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Heartburn in Children and Infants

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How Is Heartburn Diagnosed in Infants and Children?

It's often hard to clearly diagnose heartburn in young children. That's because they have more difficulty articulating their symptoms than adults. Instead of feeling a burning in their chest, they may experience heartburn as a stomachache higher in their belly.

If your child is displaying any symptoms of heartburn or GERD, start with a visit to the pediatrician. You may get a referral to a specialist called a gastroenterologist. A gastroenterologist treats diseases of the digestive system.

The doctor will examine your child and ask about symptoms. Tests for heartburn caused by GERD include:

  • Upper GI (gastrointestinal) series. After your child drinks a chalky liquid containing a contrast material (barium), X-rays will be taken of the esophagus, stomach, and part of the intestines.
  • Endoscopy. While the child is under sedation, a small, flexible tube with a camera on the end (endoscope) is inserted through the mouth into the esophagus and stomach. It can allow the doctor to view these areas and remove a sample of tissue (biopsy) if necessary.
  • Esophageal pH probe. The doctor inserts a thin flexible tube through the child's nose and into the esophagus to test acid levels in the esophagus.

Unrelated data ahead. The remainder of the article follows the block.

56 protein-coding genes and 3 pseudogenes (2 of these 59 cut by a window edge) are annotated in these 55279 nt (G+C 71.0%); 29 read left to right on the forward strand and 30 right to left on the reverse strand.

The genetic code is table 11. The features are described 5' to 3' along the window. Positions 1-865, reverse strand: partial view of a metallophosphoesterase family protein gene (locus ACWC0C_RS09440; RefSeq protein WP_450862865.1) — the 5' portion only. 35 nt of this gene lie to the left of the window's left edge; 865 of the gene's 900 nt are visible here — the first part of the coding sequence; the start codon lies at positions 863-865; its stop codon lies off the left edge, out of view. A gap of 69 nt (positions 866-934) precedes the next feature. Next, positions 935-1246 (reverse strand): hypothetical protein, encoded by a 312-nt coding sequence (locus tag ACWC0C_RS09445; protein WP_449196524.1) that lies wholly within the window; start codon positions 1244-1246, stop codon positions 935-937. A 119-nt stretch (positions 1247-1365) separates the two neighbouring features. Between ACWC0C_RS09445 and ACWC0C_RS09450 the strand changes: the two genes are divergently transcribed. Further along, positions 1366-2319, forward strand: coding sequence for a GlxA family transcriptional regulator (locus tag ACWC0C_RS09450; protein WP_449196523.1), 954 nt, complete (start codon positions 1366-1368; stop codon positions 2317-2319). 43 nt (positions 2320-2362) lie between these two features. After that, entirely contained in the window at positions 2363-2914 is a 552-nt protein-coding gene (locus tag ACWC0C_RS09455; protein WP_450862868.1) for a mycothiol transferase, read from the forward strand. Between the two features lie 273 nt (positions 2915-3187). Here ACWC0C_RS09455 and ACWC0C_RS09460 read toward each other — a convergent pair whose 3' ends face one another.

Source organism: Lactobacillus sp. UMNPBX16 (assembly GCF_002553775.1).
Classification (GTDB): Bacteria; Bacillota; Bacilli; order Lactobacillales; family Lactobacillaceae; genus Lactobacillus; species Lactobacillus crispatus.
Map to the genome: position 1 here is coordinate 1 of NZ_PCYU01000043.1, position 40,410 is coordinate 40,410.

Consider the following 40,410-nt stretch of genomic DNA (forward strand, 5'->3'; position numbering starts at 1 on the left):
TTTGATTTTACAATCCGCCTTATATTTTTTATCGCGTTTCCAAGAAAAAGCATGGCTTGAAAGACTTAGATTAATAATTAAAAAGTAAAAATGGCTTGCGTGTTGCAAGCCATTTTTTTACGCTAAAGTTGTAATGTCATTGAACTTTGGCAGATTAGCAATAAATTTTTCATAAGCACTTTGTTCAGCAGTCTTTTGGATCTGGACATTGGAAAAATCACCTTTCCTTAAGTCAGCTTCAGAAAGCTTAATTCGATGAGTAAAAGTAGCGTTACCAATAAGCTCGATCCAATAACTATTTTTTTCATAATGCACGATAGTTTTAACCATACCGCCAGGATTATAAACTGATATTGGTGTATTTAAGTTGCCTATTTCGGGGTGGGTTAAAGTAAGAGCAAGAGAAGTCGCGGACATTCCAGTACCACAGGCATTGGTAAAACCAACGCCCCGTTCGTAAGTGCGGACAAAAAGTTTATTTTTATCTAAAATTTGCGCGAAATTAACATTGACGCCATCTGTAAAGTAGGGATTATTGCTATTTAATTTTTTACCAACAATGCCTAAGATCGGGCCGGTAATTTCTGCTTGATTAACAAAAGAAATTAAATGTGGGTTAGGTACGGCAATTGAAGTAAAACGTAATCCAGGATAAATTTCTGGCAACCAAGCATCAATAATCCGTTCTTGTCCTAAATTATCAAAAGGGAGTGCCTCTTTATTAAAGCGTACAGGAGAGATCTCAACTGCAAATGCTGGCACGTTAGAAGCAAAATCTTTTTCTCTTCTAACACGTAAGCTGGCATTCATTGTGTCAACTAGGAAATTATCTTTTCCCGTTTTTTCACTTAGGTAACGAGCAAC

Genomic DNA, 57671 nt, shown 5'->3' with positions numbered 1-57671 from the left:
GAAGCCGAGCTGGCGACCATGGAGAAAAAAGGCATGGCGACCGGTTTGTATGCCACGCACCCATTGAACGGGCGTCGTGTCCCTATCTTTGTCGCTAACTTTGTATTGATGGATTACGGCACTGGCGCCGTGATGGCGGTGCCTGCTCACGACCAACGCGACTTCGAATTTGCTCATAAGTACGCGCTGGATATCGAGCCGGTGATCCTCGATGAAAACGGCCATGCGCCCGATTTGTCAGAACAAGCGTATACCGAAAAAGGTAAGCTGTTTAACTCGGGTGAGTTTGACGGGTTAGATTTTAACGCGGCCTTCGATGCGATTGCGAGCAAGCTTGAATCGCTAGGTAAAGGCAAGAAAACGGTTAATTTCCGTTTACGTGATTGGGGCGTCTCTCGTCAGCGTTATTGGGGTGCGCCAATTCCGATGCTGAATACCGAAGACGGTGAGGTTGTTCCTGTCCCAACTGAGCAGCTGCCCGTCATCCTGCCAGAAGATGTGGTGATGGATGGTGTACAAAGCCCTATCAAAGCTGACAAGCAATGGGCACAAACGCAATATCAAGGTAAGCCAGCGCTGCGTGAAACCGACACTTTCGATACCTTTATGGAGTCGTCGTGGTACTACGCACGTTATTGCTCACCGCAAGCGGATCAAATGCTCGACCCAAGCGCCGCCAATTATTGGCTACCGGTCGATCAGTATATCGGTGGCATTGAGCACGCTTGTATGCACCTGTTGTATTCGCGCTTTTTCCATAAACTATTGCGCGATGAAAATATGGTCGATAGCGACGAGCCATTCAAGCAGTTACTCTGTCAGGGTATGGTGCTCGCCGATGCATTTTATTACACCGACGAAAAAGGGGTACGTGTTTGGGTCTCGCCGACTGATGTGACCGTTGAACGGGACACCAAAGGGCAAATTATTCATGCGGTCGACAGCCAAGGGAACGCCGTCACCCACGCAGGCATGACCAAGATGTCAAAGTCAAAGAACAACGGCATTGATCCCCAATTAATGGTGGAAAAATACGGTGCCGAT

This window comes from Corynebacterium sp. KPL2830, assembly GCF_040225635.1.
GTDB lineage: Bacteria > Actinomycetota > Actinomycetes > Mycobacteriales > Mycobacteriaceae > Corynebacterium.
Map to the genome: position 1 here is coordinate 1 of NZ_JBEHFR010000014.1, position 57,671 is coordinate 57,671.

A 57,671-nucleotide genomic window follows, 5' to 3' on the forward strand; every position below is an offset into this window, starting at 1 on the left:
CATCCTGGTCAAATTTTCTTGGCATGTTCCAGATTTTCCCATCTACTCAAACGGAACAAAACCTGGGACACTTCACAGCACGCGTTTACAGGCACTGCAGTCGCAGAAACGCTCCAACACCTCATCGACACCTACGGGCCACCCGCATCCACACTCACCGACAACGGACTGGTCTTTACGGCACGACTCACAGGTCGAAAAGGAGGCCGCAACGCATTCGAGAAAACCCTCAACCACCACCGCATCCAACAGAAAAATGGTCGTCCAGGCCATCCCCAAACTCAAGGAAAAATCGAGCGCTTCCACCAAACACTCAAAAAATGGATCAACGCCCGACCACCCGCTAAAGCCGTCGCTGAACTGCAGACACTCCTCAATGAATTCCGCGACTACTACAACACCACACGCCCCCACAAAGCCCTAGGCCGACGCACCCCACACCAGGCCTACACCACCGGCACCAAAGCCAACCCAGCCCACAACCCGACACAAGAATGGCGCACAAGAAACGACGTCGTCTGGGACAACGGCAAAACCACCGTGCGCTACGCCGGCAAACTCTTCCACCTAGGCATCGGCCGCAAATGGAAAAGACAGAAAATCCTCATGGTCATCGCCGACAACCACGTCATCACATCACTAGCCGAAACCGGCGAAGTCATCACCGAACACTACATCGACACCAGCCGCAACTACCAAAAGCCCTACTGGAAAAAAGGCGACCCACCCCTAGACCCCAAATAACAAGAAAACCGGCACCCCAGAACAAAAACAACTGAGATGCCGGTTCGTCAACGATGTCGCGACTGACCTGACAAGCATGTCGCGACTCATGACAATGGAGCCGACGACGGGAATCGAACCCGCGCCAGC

• Gastric emptying study. After your child drinks milk that contains a special radioactive material, the doctor uses a camera to watch the substance move through the digestive tract.

Heartburn Treatment for Children

Treatment will depend on your child's age and the cause of the heartburn.

Though it usually improves on its own by the time the child reaches his or her first birthday, heartburn in infants can be difficult to treat. One study that reviewed several common home heartburn relief methods showed that most didn't work -- including putting the infant to sleep in a more upright position (even though this is still recommended), thickening the baby formula, or using a pacifier. Burping your infant or keeping him upright for about 30 minutes after feeding may help, though.

Medications are effective treatments for heartburn that doesn't improve on its own. Heartburn drugs include:

  • H2 blockers (Tagamet, Zantac, Pepcid)
  • Proton pump inhibitors (such as Dexilant, Nexium, Prevacid, and Prilosec)
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